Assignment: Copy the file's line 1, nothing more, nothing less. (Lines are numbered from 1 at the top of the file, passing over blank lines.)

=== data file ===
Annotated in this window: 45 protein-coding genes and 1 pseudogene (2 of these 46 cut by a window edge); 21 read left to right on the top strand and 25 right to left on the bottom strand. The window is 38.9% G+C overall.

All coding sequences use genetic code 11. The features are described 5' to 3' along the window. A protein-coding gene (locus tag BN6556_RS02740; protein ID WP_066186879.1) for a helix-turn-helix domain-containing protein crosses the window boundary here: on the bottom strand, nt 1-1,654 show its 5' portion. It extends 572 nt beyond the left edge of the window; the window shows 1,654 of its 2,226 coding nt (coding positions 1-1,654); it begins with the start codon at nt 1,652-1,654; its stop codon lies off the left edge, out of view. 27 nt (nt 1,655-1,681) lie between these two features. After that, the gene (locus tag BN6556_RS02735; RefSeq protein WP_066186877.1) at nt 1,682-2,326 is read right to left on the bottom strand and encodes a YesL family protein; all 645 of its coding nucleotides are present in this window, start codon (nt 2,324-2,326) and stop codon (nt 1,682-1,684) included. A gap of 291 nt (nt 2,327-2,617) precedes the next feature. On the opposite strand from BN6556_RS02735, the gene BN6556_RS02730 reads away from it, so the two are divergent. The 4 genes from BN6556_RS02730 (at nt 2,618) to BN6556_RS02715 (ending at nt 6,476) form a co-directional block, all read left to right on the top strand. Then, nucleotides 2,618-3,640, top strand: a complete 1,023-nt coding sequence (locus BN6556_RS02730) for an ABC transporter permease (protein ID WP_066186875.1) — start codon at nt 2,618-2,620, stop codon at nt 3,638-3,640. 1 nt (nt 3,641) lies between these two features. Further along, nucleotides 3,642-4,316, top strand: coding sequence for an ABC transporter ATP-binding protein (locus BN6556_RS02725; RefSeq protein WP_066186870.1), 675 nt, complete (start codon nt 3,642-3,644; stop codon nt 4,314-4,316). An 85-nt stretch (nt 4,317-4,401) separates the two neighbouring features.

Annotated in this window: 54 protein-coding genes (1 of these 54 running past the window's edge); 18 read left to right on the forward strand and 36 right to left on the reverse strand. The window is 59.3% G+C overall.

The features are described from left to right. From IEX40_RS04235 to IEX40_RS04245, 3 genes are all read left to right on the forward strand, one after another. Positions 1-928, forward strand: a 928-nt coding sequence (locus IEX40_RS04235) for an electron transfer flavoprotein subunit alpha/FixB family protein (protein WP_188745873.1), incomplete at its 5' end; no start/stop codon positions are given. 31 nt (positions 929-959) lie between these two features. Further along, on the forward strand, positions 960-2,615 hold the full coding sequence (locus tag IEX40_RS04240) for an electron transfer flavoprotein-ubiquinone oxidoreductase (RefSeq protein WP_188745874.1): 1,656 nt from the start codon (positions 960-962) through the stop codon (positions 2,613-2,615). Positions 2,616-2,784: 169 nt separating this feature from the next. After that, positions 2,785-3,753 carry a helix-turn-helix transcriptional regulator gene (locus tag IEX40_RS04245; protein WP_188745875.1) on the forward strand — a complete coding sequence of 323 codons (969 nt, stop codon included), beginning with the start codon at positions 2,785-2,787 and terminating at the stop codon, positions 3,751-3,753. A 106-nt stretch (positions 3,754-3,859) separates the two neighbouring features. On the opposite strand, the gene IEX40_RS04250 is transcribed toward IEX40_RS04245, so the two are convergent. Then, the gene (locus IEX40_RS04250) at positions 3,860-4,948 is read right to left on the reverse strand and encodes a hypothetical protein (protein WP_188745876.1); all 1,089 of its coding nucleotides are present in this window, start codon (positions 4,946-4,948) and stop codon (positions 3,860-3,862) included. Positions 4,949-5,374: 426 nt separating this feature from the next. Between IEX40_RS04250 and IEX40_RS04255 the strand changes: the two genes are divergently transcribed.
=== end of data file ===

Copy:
Annotated in this window: 45 protein-coding genes and 1 pseudogene (2 of these 46 cut by a window edge); 21 read left to right on the top strand and 25 right to left on the bottom strand. The window is 38.9% G+C overall.